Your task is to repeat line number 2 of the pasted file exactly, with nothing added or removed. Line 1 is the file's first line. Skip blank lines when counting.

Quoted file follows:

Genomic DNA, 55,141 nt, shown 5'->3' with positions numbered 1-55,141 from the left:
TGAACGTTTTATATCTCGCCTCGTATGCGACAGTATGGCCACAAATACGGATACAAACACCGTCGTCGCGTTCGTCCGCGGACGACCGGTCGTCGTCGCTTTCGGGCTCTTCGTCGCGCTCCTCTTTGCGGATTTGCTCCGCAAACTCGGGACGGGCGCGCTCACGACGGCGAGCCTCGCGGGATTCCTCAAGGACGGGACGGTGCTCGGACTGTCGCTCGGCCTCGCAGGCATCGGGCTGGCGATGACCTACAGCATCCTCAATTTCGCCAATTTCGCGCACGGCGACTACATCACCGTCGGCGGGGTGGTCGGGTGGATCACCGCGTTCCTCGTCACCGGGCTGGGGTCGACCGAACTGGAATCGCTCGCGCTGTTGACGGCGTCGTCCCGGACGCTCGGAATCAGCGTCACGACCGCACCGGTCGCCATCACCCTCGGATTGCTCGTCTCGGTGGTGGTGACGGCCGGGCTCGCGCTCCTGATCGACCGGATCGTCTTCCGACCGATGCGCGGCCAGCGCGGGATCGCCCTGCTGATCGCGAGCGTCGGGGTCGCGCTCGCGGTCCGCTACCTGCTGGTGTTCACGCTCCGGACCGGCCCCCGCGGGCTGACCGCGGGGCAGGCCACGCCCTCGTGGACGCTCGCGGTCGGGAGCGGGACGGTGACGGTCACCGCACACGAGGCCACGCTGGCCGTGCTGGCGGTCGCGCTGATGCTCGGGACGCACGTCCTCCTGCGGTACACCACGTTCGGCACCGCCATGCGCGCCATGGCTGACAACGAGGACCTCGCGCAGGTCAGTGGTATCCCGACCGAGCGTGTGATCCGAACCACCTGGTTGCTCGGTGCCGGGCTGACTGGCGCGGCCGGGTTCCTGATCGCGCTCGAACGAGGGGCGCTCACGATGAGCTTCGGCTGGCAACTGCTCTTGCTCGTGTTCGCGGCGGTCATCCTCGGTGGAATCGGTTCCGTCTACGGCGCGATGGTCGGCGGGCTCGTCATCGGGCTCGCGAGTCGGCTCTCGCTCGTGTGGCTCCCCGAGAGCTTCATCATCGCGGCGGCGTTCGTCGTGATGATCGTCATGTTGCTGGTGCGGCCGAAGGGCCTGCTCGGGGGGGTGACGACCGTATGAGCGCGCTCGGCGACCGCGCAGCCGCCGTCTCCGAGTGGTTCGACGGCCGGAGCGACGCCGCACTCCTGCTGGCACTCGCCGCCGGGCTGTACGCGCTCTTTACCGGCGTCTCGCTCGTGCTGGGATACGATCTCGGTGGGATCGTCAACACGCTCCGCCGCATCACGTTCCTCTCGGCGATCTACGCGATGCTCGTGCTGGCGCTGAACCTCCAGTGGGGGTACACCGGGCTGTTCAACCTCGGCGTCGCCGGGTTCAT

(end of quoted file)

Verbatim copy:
TGAACGTTTTATATCTCGCCTCGTATGCGACAGTATGGCCACAAATACGGATACAAACACCGTCGTCGCGTTCGTCCGCGGACGACCGGTCGTCGTCGCTTTCGGGCTCTTCGTCGCGCTCCTCTTTGCGGATTTGCTCCGCAAACTCGGGACGGGCGCGCTCACGACGGCGAGCCTCGCGGGATTCCTCAAGGACGGGACGGTGCTCGGACTGTCGCTCGGCCTCGCAGGCATCGGGCTGGCGATGACCTACAGCATCCTCAATTTCGCCAATTTCGCGCACGGCGACTACATCACCGTCGGCGGGGTGGTCGGGTGGATCACCGCGTTCCTCGTCACCGGGCTGGGGTCGACCGAACTGGAATCGCTCGCGCTGTTGACGGCGTCGTCCCGGACGCTCGGAATCAGCGTCACGACCGCACCGGTCGCCATCACCCTCGGATTGCTCGTCTCGGTGGTGGTGACGGCCGGGCTCGCGCTCCTGATCGACCGGATCGTCTTCCGACCGATGCGCGGCCAGCGCGGGATCGCCCTGCTGATCGCGAGCGTCGGGGTCGCGCTCGCGGTCCGCTACCTGCTGGTGTTCACGCTCCGGACCGGCCCCCGCGGGCTGACCGCGGGGCAGGCCACGCCCTCGTGGACGCTCGCGGTCGGGAGCGGGACGGTGACGGTCACCGCACACGAGGCCACGCTGGCCGTGCTGGCGGTCGCGCTGATGCTCGGGACGCACGTCCTCCTGCGGTACACCACGTTCGGCACCGCCATGCGCGCCATGGCTGACAACGAGGACCTCGCGCAGGTCAGTGGTATCCCGACCGAGCGTGTGATCCGAACCACCTGGTTGCTCGGTGCCGGGCTGACTGGCGCGGCCGGGTTCCTGATCGCGCTCGAACGAGGGGCGCTCACGATGAGCTTCGGCTGGCAACTGCTCTTGCTCGTGTTCGCGGCGGTCATCCTCGGTGGAATCGGTTCCGTCTACGGCGCGATGGTCGGCGGGCTCGTCATCGGGCTCGCGAGTCGGCTCTCGCTCGTGTGGCTCCCCGAGAGCTTCATCATCGCGGCGGCGTTCGTCGTGATGATCGTCATGTTGCTGGTGCGGCCGAAGGGCCTGCTCGGGGGGGTGACGACCGTATGAGCGCGCTCGGCGACCGCGCAGCCGCCGTCTCCGAGTGGTTCGACGGCCGGAGCGACGCCGCACTCCTGCTGGCACTCGCCGCCGGGCTGTACGCGCTCTTTACCGGCGTCTCGCTCGTGCTGGGATACGATCTCGGTGGGATCGTCAACACGCTCCGCCGCATCACGTTCCTCTCGGCGATCTACGCGATGCTCGTGCTGGCGCTGAACCTCCAGTGGGGGTACACCGGGCTGTTCAACCTCGGCGTCGCCGGGTTCAT